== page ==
There is not knowing how to do something and not being comfortable with doing it—and the two are not the same. Leaders I encounter often know more than they think. It is those who possess the discipline to do what they know who achieve the greatest success. Click To Tweet
A division head once asked me, “How do I deal with people on my staff who simply are not motivated in the business no matter what I say or do for them?”
“You fire them,” I replied. He, of course, knew that before he even asked the question. He just did not like the obvious answer and had hoped I had some wizardry that could help him avoid his discomfort.
I don’t. No one does.
A senior-level executive, who I was coaching for a position that reports directly to the CEO, asked me what it takes to be a good leader, as if she did not already know. So I asked her to describe the behaviors of a leader she thinks are good. Among the behaviors she described was decisiveness, even when the decision made is unpopular among the staff. I nodded my head in agreement.
When she asked me, “So you’re telling me that this is one of the things that good leaders do?”
“No, you’re telling me. I’m just agreeing with you,” I answered.
“Yes, but how do I get over the fear of confronting people like that?”
“That’s different from not knowing what to do. That’s a matter of having the discipline to do what you know. Just have the discipline!”
Two expat CEOs of major international companies I know each have mandates to reform their respective underperforming operations in Japan. Both know exactly what to do. Each have been told by local staff and other managers that what works outside of Japan will not work in Japan.
One CEO is driven by his own discomfort. He starts by reorganizing top leadership—as his experience tells him and against the advice of his managers—and gets some improvement. However, he is uncomfortable going further. Some on his leadership team are uncomfortable with the changes he wants to make, and this CEO is uncomfortable with their discomfort.
The CEO consults with his unsuccessful predecessors who held his position for advice, all of whom tell him the reforms he wants to implement in Japan won’t work—even though they themselves had never tried them. Why he listens to them I do not know. They tell him a Japanese company is impossible to change, and he is inclined to agree despite the real evidence of his own initial successes!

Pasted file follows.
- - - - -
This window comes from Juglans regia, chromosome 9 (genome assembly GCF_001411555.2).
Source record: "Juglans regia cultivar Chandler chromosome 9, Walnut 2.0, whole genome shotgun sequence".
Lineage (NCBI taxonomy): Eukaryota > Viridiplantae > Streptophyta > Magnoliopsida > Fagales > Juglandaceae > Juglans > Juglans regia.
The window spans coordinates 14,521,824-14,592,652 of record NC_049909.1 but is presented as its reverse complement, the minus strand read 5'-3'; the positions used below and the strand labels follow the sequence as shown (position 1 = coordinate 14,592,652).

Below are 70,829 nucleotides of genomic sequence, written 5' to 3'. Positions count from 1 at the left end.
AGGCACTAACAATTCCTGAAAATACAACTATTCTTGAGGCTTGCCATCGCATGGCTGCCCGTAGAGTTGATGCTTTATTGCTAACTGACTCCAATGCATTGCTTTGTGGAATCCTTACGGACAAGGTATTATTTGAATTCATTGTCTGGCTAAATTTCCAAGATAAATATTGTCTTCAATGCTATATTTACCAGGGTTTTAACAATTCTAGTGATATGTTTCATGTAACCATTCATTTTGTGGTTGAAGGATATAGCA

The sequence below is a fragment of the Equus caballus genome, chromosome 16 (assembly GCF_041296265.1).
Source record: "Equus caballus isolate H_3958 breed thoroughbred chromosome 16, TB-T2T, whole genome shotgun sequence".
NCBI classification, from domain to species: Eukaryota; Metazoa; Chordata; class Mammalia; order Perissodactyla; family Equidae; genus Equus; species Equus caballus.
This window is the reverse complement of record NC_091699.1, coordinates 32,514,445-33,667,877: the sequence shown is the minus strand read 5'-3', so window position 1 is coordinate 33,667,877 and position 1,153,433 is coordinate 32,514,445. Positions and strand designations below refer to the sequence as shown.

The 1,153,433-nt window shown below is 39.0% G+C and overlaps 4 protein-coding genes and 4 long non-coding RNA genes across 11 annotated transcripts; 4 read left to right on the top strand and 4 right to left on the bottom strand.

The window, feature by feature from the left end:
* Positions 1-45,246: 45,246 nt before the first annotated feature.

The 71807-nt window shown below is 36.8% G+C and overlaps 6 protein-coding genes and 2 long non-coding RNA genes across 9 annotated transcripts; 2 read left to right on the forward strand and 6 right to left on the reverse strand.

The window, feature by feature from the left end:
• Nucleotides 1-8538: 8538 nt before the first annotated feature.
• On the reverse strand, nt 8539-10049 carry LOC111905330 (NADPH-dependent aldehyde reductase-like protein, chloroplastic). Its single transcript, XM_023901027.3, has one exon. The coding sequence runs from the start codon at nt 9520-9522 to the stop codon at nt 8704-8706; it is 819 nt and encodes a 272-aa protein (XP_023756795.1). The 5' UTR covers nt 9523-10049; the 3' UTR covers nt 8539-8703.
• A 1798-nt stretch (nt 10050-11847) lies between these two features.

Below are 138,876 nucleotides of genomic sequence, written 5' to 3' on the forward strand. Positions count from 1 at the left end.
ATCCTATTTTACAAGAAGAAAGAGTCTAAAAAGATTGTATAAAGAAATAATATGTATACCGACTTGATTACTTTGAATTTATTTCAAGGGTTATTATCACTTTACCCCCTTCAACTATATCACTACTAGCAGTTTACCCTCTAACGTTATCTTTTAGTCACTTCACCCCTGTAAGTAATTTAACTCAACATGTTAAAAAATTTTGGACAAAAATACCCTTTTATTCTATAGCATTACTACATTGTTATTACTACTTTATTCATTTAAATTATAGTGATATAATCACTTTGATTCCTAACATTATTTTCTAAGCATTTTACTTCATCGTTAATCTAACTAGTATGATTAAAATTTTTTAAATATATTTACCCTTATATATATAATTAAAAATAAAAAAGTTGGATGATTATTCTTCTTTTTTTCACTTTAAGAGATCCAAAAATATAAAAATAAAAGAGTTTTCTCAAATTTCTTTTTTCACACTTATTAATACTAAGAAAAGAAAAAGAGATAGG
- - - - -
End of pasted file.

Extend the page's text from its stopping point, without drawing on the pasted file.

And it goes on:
The Asia regional finance director is skeptical about dispensing any budget on reform efforts he wants to make, and even though this CEO has control over his own budget, he is uncomfortable going against the advice of a distant finance director whose only interest is a balanced budget and who has no accountability for the CEO’s results. If CFOs could make all strategic decisions for a business, why do we bother having CEOs? Reform progress stalled in the CEO’s business as a result of inaction, indecisiveness, and self-doubt.
“I just don’t know how to rapidly reform a Japanese company. How do I do that?” this CEO asked me.
“You already know exactly what to do!” I told him. “You just need the discipline to do it!”
The other CEO, despite his own admitted discomfort, ignored the dire warnings of staff and so-called “Japan experts.” He fired underperforming executives and managers without compunction. He promoted top performers based on merit above their seniors. He tied remuneration to behaviors and results. He favors the excellent despite being told he is being unfair.
This CEO’s HR director once buttonholed me in the corridor to confide in me all the terrible things this CEO does without regard for Japanese culture, and advised me to “speak with him so he understands.”
I told her not to worry. He is doing all the things that the most successful CEOs in Japan I know do. The rapidly improving results in the business and increased morale of staff show this CEO to be right. There is a reason HR directors don’t run businesses.
I define discipline as the ability to do what you know is right even when the immediate consequences are negative and when future payoff might not be certain. Success is often merely a matter of discipline to act on what you know, and you likely know a lot more than you think.
And what about the executive I mentioned at the beginning of this piece? She had the discipline to do what she knows. She ignored her initial discomfort and confronted those when she knew it was right to do so. She achieved success as a result.
You and anyone else can do the same.